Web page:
This profile was written by Debbs an active contributor to the site.

 


 

 

 

 

Carinotetraodon travancoricus

 

Overview:

    The smallest of the puffers these require special care and conditions. If you are willing to meet their needs they can be one of the most entertaining and rewarding fish you keep.
 

Quick stats:

Listed tank sizes are the minimum
Size: Up to 1″ (2.5cm) Total Length
Tank: 2 to 3 gallons per fish
Strata: All
PH: 7.0 to 8.0
Hardness: Soft to medium. dH range: to 15
Temperature: 71°F to 82°F (22-28°C)

Classification:

Family: Tetraodontidae
Order: Tetraodontiformes
Class: Actinopterygii
Genera: Carinotetraodon
Species: travancoricus

 

 

 

Common name:

 

Dwarf puffer 

    , Pea Puffers, Pygmy Puffers, Blue Eyed Puffers

Distribution

    1. Asia, India (Kerala)

Min.Tank Requirement:

    Even though they are small in size, dwarves need roughly 2 to 3 gallons per fish to have adequate space. They will become aggressive to one another if cramped too tightly together.

Tank Set up:

    Dwarf Puffers need places to establish territories. It is a good idea to add multiple caves throughout the tank for them to hide in if and when they feel threatened. Plants are needed to break their lines of sight which in turn will cut down their aggression towards one another. The one thing that is very important with a Dwarf Puffer tank is that no matter what kind of plants you use, you want to use a LOT of them! Another important purpose for the plants is to give the puffers an interesting habitat. If the puffers are bored, they will do a lot of swimming up and down the glass.

Food:

    I feed mine live black worms, live brine shrimp, live snails (the size of their eyes), and live ghost shrimp. They also enjoy frozen blood worms. The live food I drop into their tanks and watch the puffers hunt down their food, as they would in the wild. The frozen blood worm (thawed) I feed through a dropper. The dominant male will eat first, then the others follow suit, sometimes taking the worms right out of each others mouth! The least dominant wait their turn.”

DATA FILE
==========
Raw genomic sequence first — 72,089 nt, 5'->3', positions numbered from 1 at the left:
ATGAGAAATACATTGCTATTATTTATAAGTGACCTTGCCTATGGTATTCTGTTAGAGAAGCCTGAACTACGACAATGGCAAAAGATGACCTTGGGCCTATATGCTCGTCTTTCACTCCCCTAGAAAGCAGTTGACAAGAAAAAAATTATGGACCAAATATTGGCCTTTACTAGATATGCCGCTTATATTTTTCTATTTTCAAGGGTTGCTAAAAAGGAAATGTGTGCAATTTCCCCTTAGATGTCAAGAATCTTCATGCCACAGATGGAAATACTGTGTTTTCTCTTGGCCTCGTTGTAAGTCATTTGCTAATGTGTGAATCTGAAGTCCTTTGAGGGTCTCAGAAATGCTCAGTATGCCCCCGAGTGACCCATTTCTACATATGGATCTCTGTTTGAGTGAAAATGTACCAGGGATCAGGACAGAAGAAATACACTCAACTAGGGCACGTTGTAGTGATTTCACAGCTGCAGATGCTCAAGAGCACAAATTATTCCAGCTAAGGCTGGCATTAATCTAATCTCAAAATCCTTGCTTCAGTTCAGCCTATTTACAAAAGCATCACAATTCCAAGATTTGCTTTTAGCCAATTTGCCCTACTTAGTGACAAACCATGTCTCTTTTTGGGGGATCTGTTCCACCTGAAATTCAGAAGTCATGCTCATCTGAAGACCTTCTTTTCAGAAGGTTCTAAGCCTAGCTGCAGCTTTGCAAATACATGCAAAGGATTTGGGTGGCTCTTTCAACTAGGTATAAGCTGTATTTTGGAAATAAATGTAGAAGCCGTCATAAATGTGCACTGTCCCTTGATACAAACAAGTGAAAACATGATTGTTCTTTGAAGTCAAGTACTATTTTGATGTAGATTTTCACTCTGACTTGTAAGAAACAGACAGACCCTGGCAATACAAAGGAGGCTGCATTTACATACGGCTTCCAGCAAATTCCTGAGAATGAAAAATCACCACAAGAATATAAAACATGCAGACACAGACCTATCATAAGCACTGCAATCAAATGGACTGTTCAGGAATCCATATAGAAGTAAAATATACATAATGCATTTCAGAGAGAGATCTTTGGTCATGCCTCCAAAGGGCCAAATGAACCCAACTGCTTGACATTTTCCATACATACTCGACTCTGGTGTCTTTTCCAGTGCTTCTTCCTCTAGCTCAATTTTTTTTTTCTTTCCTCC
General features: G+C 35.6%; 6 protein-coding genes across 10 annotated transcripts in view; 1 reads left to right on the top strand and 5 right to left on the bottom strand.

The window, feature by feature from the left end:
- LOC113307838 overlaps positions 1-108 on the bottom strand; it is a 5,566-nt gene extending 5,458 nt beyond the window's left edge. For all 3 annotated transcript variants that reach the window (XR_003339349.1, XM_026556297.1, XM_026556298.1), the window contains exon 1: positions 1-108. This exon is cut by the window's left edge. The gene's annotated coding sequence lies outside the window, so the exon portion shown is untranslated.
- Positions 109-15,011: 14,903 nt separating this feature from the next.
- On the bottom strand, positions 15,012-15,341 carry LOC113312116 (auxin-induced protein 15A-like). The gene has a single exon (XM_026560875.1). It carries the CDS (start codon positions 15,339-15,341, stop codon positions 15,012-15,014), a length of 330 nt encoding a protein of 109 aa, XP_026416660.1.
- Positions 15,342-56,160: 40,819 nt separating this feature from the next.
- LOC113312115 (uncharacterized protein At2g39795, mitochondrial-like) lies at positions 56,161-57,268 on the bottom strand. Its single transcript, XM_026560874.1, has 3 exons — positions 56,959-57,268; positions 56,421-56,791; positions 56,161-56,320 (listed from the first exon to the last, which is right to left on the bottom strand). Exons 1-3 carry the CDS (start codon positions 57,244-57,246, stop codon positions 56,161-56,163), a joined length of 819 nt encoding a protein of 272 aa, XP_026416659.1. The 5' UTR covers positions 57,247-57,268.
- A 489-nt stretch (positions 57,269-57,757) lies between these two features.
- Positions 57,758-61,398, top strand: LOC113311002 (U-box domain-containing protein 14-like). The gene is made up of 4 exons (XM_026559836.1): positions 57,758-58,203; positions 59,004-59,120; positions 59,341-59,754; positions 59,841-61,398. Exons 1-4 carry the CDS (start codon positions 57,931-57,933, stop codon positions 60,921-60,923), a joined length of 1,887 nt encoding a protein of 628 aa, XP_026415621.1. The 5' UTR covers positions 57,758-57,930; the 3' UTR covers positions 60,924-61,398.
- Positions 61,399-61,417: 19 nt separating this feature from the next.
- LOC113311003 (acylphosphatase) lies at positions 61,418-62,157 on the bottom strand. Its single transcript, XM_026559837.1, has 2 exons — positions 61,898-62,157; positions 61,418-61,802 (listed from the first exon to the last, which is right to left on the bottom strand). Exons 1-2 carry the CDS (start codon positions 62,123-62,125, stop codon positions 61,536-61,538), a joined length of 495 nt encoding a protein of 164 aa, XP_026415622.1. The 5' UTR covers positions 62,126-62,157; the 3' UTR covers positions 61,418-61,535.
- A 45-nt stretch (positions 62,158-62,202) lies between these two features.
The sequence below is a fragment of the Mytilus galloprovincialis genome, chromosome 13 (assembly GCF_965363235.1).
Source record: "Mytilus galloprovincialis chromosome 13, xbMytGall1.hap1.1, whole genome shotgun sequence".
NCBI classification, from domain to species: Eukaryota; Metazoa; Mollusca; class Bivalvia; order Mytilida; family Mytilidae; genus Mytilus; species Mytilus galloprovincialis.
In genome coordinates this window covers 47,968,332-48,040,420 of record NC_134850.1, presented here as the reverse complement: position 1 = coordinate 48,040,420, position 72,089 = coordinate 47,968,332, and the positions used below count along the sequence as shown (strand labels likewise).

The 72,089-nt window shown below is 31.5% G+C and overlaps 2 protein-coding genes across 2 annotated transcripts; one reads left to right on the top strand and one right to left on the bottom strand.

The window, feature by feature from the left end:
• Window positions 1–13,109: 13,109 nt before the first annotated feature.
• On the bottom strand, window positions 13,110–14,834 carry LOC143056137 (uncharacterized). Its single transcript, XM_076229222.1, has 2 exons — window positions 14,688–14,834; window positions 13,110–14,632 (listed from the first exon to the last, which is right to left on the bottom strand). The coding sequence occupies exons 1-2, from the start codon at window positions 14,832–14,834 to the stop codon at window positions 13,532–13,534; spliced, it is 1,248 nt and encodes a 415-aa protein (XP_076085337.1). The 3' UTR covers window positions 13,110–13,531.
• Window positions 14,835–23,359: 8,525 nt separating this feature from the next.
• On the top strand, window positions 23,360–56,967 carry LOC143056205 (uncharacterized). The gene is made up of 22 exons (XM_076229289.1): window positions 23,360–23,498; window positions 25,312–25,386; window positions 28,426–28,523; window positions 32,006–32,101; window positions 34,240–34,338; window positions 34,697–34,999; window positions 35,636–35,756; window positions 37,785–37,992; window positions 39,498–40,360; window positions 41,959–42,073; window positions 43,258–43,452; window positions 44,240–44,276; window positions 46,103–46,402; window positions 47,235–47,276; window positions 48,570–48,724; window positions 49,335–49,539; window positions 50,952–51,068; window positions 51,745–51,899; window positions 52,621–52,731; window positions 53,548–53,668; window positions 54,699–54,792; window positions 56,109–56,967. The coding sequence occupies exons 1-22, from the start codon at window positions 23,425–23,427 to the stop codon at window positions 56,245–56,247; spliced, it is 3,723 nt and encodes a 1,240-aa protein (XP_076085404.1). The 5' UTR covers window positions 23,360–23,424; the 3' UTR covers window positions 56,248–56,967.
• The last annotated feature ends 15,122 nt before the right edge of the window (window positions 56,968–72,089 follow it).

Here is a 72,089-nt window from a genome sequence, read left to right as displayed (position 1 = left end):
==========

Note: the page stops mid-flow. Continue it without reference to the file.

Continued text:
Sexing:Adult Males have a brown vertical line running along the underside of their bellies. During courtship and aggression behavior, this line will become thick and dark. Some males have “Wrinkles” behind their eyes.
Females do not have the brown vertical line, nor do they have the wrinkles. Their body shape is rounder then a males’, especially during spawning season.

Tank Mates:Dwarves should be kept in a species only tank. They are a very aggressive little fish and will nip the fins off just about any other fish. They are capable of killing tank mates much larger than themselves with their relentless picking and nipping. There is one species of fish that many people have found compatible with dwarves.
Otocinclus – Known as “ottos”. Almost everyone who has tried them has successfully kept them in a dwarf tank with little to no problems. They remain small and do not attract much attention to themselves.

Carinotetraodon travancorius are the smallest of the Fresh Water Puffer fish sold in Fish Stores today. They require 100% dechlorinated fresh water. Note: They can tolerate a wide variety of water parameters, but do best as stated above..

Personality:

    1. Dwarf Puffers are very interesting, intelligent and active fish. They are very observant fish, noticing everything outside of their tank. In time, they will come to know their owners .

As soon as we walk into the room they swim right up to the glass, staring at us with those big eyes! They’ll stay in one spot for hours, observing everything you’re doing. One way to stop their staring is to feed them. They are ‘big’ time beggars for food!!

    1. All my puffers are males and have no problem with territory. There is of course a dominant male in the group, but that was to be expected and he only claims dominance at feeding. Once in a while I’ll see some chasing. The fish are not stressed with this chasing, it seems to be a natural behavior.

Special note on water changes:

     You also have to be careful when siphoning water from the tank, because their curiosity will sometimes lead them a little too close to the siphon tube! Accidental sucking up of the dwarves are common.

 

Biotope:

    Slow moving freshwater rivers in its’ home range.

Breeding:

    1. Has been bred in aquaria, but few details are available. Here is a link to one account, it even has photos

Ren’s Dwarf Puffer page.

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